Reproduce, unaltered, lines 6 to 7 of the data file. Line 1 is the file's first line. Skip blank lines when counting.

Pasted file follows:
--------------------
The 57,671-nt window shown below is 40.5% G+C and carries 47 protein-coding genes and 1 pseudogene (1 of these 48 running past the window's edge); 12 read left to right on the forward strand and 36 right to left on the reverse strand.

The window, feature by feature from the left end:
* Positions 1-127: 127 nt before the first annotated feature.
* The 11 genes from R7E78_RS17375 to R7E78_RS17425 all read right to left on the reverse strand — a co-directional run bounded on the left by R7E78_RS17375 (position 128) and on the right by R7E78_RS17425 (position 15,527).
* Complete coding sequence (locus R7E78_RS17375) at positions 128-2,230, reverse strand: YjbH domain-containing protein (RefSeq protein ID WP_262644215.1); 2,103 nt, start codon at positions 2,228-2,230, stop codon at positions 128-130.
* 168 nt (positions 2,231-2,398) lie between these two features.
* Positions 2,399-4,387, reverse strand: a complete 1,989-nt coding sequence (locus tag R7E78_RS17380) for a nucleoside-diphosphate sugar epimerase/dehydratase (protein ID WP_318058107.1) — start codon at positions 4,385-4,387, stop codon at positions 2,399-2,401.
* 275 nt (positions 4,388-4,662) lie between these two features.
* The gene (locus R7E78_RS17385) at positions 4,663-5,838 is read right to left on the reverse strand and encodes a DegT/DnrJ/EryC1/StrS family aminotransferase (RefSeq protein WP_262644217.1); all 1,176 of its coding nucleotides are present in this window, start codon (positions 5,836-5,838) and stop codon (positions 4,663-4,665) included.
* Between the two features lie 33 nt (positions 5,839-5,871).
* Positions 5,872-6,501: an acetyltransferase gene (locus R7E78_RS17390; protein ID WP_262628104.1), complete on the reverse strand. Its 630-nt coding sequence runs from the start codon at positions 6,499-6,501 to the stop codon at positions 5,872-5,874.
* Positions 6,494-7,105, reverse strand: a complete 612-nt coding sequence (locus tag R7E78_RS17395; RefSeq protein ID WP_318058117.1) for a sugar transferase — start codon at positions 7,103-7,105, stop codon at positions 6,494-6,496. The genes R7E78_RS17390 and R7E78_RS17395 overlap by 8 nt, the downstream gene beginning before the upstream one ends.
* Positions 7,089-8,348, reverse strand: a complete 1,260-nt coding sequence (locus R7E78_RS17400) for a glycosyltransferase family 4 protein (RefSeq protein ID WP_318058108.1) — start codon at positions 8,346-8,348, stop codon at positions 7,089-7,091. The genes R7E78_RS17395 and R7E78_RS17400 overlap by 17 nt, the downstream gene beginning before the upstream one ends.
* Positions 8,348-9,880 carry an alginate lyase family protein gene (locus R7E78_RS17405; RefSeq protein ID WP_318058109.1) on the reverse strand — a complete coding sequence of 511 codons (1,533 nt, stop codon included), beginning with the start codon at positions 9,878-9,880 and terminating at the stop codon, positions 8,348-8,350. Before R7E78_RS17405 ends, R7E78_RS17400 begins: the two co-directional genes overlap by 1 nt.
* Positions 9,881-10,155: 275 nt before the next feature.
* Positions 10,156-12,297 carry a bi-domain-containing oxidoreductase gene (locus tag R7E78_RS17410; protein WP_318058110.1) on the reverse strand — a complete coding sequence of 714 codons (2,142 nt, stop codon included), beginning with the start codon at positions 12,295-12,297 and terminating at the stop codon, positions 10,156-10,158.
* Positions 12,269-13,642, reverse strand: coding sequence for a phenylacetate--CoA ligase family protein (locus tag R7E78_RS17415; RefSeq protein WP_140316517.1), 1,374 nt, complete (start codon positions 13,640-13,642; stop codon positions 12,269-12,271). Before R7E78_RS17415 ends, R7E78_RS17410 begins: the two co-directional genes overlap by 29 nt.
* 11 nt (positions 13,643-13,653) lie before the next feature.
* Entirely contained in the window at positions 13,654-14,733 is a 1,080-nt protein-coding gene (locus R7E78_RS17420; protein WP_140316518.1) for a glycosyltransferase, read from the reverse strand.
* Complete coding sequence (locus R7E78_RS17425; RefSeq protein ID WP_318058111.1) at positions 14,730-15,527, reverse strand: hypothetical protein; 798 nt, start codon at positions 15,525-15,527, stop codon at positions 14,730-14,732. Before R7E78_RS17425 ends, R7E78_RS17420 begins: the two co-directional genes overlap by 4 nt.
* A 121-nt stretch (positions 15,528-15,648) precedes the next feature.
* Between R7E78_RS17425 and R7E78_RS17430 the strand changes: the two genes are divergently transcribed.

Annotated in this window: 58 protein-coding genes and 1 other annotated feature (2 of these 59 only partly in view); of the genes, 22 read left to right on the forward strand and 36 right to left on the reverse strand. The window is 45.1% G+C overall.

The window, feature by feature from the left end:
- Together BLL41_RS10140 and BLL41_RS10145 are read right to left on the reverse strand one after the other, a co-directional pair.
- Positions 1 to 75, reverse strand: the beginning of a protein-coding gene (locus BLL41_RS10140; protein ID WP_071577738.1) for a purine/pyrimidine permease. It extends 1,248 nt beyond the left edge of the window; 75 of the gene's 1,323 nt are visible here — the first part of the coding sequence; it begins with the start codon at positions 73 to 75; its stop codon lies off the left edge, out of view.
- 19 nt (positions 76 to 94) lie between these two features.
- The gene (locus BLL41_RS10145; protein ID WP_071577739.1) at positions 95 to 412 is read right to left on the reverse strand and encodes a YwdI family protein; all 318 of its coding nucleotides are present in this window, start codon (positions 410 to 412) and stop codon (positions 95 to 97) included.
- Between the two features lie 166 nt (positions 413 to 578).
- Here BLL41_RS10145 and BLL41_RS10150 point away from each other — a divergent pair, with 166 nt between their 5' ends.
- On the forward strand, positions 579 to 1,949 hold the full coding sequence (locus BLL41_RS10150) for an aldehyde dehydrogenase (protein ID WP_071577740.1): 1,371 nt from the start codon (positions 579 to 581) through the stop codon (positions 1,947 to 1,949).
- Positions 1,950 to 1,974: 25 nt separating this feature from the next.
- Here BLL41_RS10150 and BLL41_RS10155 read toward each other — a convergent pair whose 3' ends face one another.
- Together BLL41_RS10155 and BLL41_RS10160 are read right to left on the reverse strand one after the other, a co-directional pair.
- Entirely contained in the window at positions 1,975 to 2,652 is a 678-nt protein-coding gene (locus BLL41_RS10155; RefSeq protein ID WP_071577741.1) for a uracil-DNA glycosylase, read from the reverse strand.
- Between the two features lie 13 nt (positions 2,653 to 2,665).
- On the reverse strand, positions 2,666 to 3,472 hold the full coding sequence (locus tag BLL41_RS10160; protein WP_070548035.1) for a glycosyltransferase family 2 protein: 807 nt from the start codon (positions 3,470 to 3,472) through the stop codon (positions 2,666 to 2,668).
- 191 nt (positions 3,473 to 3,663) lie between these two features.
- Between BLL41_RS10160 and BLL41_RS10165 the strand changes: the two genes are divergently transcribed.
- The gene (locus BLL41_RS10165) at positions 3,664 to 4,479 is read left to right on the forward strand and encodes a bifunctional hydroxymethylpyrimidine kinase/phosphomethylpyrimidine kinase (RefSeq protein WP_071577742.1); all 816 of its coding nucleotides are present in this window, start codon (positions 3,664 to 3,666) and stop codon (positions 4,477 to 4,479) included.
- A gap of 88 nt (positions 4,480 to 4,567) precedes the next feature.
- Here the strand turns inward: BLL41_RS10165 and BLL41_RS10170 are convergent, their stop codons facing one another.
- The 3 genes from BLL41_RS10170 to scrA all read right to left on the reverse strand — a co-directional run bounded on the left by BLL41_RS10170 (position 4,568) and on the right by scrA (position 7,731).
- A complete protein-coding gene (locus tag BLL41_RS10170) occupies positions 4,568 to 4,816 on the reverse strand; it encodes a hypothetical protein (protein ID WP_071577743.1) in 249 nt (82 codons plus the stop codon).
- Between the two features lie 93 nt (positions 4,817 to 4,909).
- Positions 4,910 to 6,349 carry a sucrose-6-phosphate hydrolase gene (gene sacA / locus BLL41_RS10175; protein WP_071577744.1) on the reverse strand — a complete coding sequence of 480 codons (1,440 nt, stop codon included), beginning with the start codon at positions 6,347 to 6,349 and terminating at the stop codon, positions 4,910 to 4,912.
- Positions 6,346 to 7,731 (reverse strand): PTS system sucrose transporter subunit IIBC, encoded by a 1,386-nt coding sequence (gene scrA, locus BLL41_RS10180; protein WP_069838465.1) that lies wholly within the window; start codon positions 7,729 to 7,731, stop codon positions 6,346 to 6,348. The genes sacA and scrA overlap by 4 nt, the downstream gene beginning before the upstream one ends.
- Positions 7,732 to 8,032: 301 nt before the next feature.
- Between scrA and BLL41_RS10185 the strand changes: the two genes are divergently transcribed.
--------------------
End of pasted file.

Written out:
* 168 nt (positions 2,231-2,398) lie between these two features.
* Positions 2,399-4,387, reverse strand: a complete 1,989-nt coding sequence (locus tag R7E78_RS17380) for a nucleoside-diphosphate sugar epimerase/dehydratase (protein ID WP_318058107.1) — start codon at positions 4,385-4,387, stop codon at positions 2,399-2,401.